Wednesday, September 14, 2011


To be able to listen is certainly one of the arts a teacher needs to have or develop. Not just in hearing someone play, but listening to them speak about themselves and their circumstances.

A question I ask myself is, "How much is too much information for someone to absorb?" Again, in general terms, it depends on the individual. Some people seem like they can absorb a lot or rather take a lot coming at them. That doesn't mean they can utilize, apply or even remember what was said. Others can take a little bit and really work with that bit and make it their own. Some students in the exuberance of wanting to do their best and really go for it, can swamp themselves with unrealistic expectations and end up drowning themselves in a sea of trying to do too much at one time. This is where having a plan and a couple of goals at one time can aide in keeping the student on task and productive. I've seen some students recently discover the meaning of the saying, "go slow to go fast." Or the saying, "a journey of a thousand miles starts with the first step." A step at a time with a goal in mind. Hey, that just came to me, I like that. It has a flow that might be easy for people to remember. A step at a time with a goal in mind.

In listening to students play chamber music, it is obvious when things are not in sync. Not only in rhythm, pitch or starting and ending together, but in agreement of what the music is about. Often times people just need to play the music a lot with their group to even get a feel for the music and then have ideas come as each person gets to know the piece. There certainly is a period I call the "getting to know you, getting to know all about you" ( a Rogers and Hammerstein song from the play The King and I) that is like dating the piece. Not only the piece, but a new chamber group needs to get to know each other at least on the playing and conceptual level. This of course is just not a student issue!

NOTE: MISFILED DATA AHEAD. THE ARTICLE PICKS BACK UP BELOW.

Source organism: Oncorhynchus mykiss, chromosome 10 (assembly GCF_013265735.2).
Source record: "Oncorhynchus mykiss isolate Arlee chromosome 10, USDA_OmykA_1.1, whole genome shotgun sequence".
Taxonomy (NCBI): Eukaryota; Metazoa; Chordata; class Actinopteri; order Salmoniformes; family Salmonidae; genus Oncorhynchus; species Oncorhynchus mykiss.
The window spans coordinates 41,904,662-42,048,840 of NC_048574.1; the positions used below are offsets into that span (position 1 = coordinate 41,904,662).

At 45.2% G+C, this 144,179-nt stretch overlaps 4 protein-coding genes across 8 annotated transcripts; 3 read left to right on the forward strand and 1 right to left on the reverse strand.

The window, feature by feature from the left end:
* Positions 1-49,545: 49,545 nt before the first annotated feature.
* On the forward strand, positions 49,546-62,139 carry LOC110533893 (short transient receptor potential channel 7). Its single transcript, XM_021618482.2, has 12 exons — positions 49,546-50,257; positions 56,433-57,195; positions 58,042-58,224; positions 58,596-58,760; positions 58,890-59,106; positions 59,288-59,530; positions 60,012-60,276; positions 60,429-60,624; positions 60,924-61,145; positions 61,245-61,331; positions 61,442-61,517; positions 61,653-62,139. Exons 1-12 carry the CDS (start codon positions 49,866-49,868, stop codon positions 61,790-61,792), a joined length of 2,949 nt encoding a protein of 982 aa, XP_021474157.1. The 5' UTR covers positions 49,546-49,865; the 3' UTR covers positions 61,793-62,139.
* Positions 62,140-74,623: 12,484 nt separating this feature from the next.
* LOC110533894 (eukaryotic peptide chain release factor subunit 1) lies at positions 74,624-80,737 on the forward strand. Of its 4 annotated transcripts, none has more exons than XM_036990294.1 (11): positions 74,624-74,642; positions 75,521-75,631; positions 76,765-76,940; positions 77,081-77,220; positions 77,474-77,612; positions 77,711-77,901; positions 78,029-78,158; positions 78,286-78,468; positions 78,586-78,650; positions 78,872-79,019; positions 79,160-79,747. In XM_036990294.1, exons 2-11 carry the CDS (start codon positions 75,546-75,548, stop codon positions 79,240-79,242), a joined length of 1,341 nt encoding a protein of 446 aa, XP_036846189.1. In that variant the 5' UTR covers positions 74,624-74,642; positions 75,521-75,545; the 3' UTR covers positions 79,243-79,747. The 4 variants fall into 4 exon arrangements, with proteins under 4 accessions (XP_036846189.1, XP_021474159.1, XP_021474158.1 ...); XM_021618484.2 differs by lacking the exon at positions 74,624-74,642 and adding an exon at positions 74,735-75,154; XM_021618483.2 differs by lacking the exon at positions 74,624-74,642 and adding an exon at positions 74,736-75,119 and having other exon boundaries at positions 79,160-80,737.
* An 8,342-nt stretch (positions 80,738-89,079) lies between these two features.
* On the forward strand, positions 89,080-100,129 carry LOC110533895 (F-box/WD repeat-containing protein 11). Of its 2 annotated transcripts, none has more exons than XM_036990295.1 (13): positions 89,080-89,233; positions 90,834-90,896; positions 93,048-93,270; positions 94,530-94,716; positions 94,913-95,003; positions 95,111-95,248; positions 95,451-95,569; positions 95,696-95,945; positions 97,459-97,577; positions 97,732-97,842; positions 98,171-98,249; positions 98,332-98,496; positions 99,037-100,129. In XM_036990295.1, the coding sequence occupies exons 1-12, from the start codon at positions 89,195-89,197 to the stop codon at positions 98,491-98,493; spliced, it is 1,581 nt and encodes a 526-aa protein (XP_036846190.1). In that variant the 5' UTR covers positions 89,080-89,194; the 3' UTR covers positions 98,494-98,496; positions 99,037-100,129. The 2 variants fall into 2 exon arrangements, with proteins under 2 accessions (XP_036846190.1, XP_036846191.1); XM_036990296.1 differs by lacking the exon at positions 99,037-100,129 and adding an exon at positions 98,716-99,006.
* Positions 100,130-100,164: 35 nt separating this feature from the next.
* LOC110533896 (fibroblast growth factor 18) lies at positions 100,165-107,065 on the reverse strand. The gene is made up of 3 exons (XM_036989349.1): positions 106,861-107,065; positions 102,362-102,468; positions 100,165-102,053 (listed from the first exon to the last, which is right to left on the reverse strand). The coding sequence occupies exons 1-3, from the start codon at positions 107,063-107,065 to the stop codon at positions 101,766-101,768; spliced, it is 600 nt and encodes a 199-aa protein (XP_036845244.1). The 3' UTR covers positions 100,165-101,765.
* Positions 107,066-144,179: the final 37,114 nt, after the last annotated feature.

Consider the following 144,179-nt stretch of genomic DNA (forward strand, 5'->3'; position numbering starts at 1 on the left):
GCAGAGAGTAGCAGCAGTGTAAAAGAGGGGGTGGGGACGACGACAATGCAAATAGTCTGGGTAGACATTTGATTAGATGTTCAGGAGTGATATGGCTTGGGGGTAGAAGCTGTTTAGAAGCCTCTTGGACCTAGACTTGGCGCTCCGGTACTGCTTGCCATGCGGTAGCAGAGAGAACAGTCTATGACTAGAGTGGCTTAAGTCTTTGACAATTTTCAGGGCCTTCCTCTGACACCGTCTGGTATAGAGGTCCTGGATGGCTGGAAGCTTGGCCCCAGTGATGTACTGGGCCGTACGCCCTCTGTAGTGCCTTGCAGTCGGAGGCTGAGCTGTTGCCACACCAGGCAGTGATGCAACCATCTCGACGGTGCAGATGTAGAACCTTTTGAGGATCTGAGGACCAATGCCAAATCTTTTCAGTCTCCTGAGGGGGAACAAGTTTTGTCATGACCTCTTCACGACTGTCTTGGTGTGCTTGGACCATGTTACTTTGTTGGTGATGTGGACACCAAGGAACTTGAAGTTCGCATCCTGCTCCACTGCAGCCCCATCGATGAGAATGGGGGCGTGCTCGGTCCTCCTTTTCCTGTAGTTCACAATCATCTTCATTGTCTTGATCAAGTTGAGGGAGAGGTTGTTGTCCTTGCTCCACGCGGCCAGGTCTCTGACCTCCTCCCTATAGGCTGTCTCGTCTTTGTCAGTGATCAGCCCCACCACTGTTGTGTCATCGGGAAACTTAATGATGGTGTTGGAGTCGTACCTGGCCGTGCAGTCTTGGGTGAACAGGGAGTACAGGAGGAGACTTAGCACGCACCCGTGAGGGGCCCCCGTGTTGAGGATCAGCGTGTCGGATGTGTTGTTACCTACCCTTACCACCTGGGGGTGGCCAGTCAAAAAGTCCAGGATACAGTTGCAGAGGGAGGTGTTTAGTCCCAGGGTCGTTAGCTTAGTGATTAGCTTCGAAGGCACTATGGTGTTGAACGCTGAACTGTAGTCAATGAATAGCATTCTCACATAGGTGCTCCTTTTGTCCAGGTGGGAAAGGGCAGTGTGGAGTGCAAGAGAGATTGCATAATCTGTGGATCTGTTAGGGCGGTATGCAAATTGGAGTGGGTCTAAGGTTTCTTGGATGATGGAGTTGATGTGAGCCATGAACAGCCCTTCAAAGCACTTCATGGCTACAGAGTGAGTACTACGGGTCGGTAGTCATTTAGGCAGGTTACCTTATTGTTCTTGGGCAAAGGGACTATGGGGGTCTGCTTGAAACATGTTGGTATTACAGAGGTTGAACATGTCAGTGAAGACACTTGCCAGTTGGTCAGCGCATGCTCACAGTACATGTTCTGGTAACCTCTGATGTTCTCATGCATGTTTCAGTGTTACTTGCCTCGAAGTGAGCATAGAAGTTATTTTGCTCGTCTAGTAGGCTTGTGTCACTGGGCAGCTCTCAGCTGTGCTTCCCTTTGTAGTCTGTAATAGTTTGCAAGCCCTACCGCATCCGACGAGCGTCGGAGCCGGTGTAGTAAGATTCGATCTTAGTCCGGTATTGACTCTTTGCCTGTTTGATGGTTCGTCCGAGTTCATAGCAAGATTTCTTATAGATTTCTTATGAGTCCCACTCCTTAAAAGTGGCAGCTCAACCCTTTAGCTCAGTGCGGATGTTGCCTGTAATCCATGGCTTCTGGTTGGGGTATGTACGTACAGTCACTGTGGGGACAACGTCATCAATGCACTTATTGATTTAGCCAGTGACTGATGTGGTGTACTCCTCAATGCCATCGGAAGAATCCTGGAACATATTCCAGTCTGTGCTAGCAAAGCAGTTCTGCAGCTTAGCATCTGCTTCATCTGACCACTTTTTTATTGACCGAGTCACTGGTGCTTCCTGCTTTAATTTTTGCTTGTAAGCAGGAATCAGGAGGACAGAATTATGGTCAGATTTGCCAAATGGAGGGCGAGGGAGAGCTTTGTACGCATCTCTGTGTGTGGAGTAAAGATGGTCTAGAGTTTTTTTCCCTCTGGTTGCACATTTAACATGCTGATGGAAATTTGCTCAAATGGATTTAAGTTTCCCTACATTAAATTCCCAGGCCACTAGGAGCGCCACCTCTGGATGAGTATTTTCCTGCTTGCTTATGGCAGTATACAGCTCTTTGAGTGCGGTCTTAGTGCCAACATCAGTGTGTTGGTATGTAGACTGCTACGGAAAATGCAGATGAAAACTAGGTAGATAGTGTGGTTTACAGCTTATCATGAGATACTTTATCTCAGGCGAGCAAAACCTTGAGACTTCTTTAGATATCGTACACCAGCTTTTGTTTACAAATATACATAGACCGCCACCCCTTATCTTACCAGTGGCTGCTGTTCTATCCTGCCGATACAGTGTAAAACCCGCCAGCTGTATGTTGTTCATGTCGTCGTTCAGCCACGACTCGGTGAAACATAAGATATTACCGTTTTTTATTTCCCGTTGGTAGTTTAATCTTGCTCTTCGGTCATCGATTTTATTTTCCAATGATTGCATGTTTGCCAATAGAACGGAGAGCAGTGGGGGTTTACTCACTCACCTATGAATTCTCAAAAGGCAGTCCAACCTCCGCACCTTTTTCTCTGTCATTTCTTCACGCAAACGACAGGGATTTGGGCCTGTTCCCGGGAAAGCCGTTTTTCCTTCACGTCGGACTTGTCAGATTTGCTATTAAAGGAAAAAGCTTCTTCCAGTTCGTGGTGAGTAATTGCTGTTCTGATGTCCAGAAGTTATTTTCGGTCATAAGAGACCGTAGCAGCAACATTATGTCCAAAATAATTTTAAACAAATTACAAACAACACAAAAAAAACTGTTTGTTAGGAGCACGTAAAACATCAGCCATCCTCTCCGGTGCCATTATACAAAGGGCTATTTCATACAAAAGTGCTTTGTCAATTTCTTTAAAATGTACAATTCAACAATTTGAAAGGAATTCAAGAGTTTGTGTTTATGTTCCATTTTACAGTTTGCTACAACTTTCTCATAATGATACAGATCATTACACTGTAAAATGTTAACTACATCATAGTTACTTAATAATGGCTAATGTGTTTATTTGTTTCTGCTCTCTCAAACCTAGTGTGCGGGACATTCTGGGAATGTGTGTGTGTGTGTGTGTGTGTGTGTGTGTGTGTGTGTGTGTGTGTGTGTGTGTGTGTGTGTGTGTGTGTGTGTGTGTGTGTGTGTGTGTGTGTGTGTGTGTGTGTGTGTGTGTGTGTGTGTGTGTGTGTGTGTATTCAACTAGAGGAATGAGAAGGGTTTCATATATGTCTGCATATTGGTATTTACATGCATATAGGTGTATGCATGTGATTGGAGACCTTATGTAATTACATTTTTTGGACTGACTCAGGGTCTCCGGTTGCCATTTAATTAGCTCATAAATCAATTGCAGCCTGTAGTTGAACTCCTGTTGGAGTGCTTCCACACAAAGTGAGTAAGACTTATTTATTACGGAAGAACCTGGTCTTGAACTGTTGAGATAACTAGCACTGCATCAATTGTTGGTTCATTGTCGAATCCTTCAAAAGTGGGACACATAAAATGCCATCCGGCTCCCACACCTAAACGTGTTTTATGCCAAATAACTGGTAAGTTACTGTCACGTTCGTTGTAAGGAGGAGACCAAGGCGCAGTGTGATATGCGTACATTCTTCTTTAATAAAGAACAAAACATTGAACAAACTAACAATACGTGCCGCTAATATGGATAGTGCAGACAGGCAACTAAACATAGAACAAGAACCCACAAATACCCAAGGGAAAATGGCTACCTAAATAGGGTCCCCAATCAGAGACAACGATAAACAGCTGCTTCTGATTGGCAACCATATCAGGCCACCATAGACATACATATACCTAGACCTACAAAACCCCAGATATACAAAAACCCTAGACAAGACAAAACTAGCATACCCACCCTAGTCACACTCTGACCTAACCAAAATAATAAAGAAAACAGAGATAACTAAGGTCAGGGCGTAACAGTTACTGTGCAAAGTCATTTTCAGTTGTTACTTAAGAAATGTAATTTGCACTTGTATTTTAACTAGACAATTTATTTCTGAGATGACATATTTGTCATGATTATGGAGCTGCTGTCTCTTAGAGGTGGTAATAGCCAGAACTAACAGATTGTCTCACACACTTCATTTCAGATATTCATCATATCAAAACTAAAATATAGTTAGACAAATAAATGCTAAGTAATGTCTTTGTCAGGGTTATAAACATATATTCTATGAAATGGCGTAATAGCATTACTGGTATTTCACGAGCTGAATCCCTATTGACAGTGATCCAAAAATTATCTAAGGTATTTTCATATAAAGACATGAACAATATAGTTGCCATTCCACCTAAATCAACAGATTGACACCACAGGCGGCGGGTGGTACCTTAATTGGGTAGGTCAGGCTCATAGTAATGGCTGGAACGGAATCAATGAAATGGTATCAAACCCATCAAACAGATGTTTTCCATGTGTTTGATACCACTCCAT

The Art of the Student is in a sense similar to the Art of the Teacher. Their needs to be a balance between having Allowance to experiment and find things coupled with a Resistance to drifting and not sticking to something. The balance of these two gates will either open or close the possibility for Transference of greater perception, knowledge and ability.

1 comment:

Ross Holcombe said...

I have been reading these teachers logs with interest for the last few days! You're right...I do see aspects of myself in what you're writing about here, and it's valuable to ask myself if I am falling into old traps, or if I'm progressing and being smart about what I'm practicing. Right now, I am my own teacher for the most part, so making sure that I understand my own balances, strengths, and weaknesses is very important. I am not always successful, but I find that if I take enough time to reflect on what has been done, I can at least notice if I'm on a non-useful path before too much time, energy, or chops have been spent.

It's also very useful for me as a teacher to ask myself some of these questions of my own teaching. Only a few of my students are music majors...most are music minors. I like to ask myself how this affects the balance of things that they might want out of their playing, and how they might want to pursue their playing along with the other rigorous studies they are involved in. I am very pleased that the music minors have enough love of it on some level that they would want to continue with it even though they are majoring in something else! (This also begs me to ask the question, "WHAT do they love about it?" instead of just taking for granted that they love something about it...because each person enjoys something different about music and that affects how I might approach it with them.) So how can I as a teacher make sure that they keep loving music as something that brings great joy to their lives without turning it into something that they wish they didn't have to try to fit into their already busy schedules?

These teachers logs are very helpful for me when thinking about these kinds of things and I'm so glad that you would share these thoughts with us. I, for one, am reading them with both my 'student' and 'teacher' hats on and finding diffent wisdom from both approaches!